There’s obviously a huge marketing and branding problem in construction, and that’s what’s leading into the skill labor shortage and not being able to attract new people into the industry. And I’ve been really fascinated by that.  

I’ve pulled that cord. My listeners are probably rolling their eyes if they hear me say that the marketing problem in construction because I talk about it all the time but it’s prevalent and what I really mean by that is construction does frankly a bad job of promoting and showcasing what is actually happening in the industry.  

They leave it to other people to tell their story for them and if they don’t give an accurate representation of it then those people have no idea what’s happening. So construction and the onus is on people in the industry to share the technology that’s in the space, the innovation that’s in the space, the creative problem solvers that are here in the space.  

That’s actually aspect that has been a very eye-opening experience of like oh there’s tons of creative problem solvers in the industry and when that light bulb went off it was like that is the dumbest thing that that is taking me by surprise because obviously you have to be a creative problem solver to build a building.  

That’s the very nature of everything that gets done on a day-to-day basis. But for some reason, I don’t think I’m alone. The lack of seeing that on the surface anyway, that was a long ramble, but I think construction has to own their story more.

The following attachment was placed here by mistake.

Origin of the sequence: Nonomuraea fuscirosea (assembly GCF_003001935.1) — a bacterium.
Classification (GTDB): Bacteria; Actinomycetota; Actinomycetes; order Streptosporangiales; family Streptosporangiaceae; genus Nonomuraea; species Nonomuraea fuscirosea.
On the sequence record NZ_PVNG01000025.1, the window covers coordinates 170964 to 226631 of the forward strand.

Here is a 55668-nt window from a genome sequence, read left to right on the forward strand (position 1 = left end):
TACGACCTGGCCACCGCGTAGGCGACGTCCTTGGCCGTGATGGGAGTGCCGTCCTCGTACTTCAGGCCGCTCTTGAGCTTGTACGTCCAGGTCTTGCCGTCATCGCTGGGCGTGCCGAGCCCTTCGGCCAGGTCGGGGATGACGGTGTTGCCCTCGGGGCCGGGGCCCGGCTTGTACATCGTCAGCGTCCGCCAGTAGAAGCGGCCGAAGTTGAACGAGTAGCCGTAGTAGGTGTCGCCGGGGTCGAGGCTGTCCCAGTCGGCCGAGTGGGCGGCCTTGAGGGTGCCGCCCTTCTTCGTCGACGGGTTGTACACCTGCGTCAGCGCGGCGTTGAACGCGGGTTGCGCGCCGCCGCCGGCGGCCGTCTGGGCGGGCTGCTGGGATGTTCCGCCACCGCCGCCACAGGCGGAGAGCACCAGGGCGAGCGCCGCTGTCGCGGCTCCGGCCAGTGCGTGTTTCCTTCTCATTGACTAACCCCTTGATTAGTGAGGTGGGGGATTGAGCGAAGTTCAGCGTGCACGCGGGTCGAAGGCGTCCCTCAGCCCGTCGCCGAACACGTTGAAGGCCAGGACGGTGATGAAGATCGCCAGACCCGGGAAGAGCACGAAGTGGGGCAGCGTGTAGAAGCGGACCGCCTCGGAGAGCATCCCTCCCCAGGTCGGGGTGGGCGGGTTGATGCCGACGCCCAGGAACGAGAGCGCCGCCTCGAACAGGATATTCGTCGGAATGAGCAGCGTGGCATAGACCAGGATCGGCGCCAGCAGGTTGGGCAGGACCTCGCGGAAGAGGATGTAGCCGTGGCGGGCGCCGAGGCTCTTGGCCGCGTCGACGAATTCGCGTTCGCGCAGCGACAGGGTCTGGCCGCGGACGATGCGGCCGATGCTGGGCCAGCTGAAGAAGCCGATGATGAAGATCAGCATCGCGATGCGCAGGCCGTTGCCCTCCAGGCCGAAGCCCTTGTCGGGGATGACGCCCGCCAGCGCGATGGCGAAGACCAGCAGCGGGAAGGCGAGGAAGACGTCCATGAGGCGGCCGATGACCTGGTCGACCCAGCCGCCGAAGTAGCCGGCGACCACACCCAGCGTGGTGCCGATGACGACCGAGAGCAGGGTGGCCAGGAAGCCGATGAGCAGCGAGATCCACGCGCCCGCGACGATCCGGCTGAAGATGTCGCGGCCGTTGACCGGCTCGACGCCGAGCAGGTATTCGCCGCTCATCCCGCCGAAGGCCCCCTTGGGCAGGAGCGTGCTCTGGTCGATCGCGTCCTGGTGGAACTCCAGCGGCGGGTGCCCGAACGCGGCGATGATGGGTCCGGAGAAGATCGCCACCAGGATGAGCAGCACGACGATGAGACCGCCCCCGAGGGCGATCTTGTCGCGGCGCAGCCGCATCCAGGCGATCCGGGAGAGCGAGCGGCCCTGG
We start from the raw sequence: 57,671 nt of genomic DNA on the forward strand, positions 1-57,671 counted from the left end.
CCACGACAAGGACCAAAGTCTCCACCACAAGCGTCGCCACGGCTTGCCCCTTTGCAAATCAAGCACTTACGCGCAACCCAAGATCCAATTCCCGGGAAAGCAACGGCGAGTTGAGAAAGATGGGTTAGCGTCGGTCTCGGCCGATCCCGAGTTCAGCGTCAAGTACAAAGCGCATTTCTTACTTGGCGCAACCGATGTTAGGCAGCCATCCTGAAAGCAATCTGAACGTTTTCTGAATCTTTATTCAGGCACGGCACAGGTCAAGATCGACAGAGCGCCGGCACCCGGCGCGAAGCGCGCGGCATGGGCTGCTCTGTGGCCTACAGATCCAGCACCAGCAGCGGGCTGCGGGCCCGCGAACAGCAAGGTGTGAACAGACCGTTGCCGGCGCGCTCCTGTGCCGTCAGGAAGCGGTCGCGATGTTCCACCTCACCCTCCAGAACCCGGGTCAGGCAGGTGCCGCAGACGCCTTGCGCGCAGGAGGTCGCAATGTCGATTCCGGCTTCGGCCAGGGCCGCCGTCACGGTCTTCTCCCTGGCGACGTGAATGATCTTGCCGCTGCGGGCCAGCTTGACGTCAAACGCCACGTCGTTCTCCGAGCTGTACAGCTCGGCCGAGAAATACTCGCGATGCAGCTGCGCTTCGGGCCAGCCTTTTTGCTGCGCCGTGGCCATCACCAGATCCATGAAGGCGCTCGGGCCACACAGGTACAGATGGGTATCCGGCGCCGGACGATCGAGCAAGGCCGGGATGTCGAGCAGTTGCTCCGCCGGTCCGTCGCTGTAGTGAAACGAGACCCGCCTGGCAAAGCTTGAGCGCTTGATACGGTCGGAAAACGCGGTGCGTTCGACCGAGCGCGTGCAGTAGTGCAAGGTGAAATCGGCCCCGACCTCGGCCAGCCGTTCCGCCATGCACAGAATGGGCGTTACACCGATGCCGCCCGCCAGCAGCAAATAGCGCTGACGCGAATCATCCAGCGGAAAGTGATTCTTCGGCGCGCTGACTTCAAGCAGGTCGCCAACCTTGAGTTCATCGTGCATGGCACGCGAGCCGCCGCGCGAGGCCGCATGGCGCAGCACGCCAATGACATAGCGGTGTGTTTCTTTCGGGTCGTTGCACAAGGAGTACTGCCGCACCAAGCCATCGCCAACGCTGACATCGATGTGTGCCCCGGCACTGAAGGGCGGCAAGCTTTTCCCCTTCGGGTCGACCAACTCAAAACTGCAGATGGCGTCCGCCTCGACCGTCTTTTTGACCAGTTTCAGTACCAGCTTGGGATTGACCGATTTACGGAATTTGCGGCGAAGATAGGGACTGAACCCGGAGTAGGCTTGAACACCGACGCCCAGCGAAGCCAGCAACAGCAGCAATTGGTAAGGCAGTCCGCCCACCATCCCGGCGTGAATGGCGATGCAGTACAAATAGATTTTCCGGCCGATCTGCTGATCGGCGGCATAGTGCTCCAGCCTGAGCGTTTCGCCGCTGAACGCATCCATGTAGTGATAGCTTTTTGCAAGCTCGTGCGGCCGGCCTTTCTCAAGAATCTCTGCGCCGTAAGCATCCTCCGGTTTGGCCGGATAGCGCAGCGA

Wes Edmiston: 

No, that’s a really interesting point, too, because whenever I was leaving Shell, right, I’d been in the construction industry about 15 years at this point, and I had made up my mind at the end of this project, I’m resigning.  

I’m going to out of the ten years that I’ve been with my wife, we’ve lived in the same state at that point, about four and a half of them, because I was travel, traveling all the time. So I was like, It’s time that I probably have a semi normal life.  

I had this personal dilemma because I never thought I would be able to find another job that was as dynamic and would have the sort of requirements. That working on a multibillion dollar project has just because there’s every single day, there is some pretty high amount of brain power that goes into solving the complex problems that are there.  

And I never really thought about the fact of we don’t present that well, you’re right. You’re absolutely right. But what could we do to, I guess, better brand ourselves? What can companies do to better entice people in high school and in college to go to the construction trades, to get into the industry in some fashion by promoting these aspects?